“Are we going to get to go the first day, Friday night?” I asked my Mother. “Can we go on Saturday as well? Can we play all the games? Can we buy something?” I continued to pester her. I was asking about the Fall Festival at the Church, which was going to take place in a couple of weeks. My sister and I were very excited. It was an annual event. My mother was usually one of the organizers of that event. It took months to arrange and coordinate everything. Volunteers had to be procured and scheduled to man the many the booths and cook the dinner. The booths had to be set up by the fathers on the weekends or evenings. White elephant items had to be procured, tagged and displayed for sale.
We played games and won prizes. My favorite game was throwing a beanbag into a backboard one of the fathers had made and painted. There was great food. We always had a dinner but there were snacks as well. I can still smell the sautéed mushrooms that were being prepared in electric skillets at one of the booths. I still love the smell and taste of sautéed mushrooms. It reminds me of the Fall Festival. As I think back to the time I spent at those festival and other church events I am overcome with a feeling of warmth and comfort.
As I matured I remained involved in the church. I taught Sunday school. I participated in the high school youth group. I attended church summer camp for two weeks although I wasn’t sure I was going to be able to do that. It was an expensive camp and I overheard my parents discussing whether they could afford it. In the end, they made some financial sacrifices because they thought it was important for me to attend. What a thrill!
The camp was located in the next state. It was a long bus ride but it was so worth it I thought. It had been a wonderful two weeks. We studied the Bible but we also did a lot of other things. We went sailing and water skiing on the lake. We had campfires, cooked smores, sang and talked. ”Camp is coming to a close. We want to encourage everyone to find a quiet spot and contemplate Jesus,” Sally, our Church Youth Minister said to all of us. She had accompanied us on this trip. During those two weeks Sally kept asking me if I had “experienced God”. I had no idea what that meant and I was feeling like a failure because “it” hadn’t happened for me. This would be my last opportunity to do that. I distinctly remember finding a tree, leaning against it and closing my eyes. I thought hard about God and Jesus for a short while. Then I just relaxed and tried to tune everything out. A short while later, I jumped up and ran to find Sally. “Jesus appeared to me,” I exclaimed to her. Sally was ecstatic. My experience and that of several others were announced to the whole group later that day.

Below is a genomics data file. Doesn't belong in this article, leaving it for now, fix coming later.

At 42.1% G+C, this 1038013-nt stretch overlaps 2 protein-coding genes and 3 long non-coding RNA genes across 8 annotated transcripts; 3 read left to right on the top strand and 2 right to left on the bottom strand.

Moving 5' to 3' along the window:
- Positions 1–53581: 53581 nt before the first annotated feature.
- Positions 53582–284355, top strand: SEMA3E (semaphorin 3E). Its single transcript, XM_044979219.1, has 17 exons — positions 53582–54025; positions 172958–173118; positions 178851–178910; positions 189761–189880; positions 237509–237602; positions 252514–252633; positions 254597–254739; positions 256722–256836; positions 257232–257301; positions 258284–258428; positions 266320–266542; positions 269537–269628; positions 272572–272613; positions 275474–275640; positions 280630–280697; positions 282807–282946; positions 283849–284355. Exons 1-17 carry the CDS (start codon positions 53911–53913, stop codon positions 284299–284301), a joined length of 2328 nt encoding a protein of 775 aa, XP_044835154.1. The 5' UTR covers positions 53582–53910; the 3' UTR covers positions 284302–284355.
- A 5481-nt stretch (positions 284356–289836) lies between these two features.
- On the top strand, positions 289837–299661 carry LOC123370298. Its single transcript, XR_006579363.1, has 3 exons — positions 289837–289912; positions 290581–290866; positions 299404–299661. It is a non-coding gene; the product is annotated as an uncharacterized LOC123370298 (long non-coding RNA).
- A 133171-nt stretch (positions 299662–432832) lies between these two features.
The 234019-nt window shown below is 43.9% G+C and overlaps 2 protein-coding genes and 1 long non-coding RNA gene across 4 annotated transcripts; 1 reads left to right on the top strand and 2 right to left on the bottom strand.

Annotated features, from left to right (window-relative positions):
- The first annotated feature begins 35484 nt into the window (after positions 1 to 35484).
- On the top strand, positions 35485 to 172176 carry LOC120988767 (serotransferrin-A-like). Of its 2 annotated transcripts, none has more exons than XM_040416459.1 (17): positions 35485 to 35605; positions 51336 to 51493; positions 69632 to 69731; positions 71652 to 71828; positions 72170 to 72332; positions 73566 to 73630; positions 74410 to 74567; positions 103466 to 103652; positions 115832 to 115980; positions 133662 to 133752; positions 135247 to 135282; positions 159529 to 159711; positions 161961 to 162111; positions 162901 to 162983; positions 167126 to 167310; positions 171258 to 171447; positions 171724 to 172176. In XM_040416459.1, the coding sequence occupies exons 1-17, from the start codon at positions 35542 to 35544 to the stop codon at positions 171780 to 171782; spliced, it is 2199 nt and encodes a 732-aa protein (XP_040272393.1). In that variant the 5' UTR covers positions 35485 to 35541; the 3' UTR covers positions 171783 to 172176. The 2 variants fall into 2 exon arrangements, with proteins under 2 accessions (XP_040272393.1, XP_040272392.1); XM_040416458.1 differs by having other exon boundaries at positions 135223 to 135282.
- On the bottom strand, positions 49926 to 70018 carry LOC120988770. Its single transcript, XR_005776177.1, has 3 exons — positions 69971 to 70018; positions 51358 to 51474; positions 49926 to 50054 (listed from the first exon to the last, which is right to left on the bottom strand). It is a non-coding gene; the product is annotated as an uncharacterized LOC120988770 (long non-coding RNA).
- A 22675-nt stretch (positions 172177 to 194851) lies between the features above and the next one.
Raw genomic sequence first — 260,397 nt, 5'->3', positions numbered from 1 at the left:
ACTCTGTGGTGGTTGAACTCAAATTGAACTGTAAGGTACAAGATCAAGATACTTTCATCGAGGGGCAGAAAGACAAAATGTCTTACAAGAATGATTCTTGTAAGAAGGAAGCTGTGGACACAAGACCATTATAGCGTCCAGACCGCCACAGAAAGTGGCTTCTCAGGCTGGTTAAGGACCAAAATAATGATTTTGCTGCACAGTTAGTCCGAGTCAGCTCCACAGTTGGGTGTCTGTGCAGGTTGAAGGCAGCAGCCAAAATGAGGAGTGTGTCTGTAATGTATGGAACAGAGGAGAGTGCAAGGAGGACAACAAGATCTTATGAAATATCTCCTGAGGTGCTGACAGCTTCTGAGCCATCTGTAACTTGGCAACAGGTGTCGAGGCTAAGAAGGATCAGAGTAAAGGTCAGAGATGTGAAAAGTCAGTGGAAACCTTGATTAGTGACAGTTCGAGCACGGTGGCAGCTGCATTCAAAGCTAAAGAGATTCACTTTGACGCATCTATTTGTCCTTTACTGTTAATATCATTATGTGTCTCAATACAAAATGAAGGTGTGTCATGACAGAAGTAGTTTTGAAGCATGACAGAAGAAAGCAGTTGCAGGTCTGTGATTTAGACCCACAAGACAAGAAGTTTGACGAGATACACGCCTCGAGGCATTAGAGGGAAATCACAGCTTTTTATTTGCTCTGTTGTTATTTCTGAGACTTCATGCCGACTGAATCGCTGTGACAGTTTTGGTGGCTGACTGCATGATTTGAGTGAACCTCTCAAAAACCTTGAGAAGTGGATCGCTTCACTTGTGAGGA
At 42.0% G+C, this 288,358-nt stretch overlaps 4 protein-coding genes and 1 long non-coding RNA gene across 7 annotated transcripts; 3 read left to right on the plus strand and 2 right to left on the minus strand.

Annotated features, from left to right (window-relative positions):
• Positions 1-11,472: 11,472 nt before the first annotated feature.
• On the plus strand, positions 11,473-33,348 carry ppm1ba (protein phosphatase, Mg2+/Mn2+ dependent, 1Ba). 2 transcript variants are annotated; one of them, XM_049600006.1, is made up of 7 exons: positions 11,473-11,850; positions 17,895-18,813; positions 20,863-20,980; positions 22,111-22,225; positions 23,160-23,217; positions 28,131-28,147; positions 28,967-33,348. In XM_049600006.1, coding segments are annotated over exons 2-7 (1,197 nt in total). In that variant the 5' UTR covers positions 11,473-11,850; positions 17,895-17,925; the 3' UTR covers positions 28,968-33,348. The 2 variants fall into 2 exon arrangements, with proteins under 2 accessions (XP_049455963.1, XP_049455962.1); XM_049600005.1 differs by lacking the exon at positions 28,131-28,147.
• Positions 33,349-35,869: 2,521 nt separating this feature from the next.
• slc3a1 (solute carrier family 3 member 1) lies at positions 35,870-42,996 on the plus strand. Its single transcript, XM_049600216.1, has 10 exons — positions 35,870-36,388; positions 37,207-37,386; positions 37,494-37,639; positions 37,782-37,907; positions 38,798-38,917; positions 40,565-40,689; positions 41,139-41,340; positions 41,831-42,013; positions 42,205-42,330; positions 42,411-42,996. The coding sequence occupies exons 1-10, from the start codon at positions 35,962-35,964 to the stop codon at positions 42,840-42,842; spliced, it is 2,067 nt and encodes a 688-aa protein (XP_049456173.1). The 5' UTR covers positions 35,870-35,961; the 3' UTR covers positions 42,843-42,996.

“Jesus Christ appeared to me,” I wrote to my parents on a postcard from camp. I think that the camp counselor must have encouraged me to write because my family never discussed these types of things. Emotional or spiritual experiences were never a topic of conversation in our family. Our conversations focused on the physical events of school, work and church.
I was on an emotional high that lasted for several weeks after I returned from summer camp. But as more and more time passed I started to doubt my experience. We had so much pressure put on us to “experience Jesus” that I started to doubt my experience was genuine. I felt the youth minister put too much emphasis on those types of experiences. It turned me off to religion. I started drifting away from church and the youth group after that. The youth minister lost interest in me. I guess I wasn’t experiencing religion as she thought I should.
“We can’t afford it. I won’t fill out the financial aid application. Those colleges think parents should contribute huge amounts of money. It is ridiculous. We can’t contribute anywhere near the amount they will want from us,” my Father said. I had worked incredibly hard to have the credentials to be admitted to an Ivy League or similar University. Now my Father refused to allow me to apply. This was one of my first huge disappointments in life. I had the sophomoric notion that God could make this happen if He wanted to. In those days my faith in God was rather immature and I was angry with God. Other kids from my high school were accepted and attended the schools I wanted to go to. Their credentials were not as good as mine.
“Brad is attending a very expensive university away from home. Why can’t I do the same?” I complained to my father, “He will have to support a family,” my Father said to explain why my brother got to attend the university of his choice and I didn’t. I never got the message, which I understand some of my peers did, that a woman could be anything she wanted to be. I felt alienated from the world in which I had grown up and by implication that included God. I was depressed. I lived at home and attended college. That is what my parents could afford. I wouldn’t give God much thought again, if any, for at least eighteen years.
The events of my life would compel to contemplate God again later, especially as I cared for and watched my beloved husband die from Lou Gehrig’s disease. However, that is a topic for another day.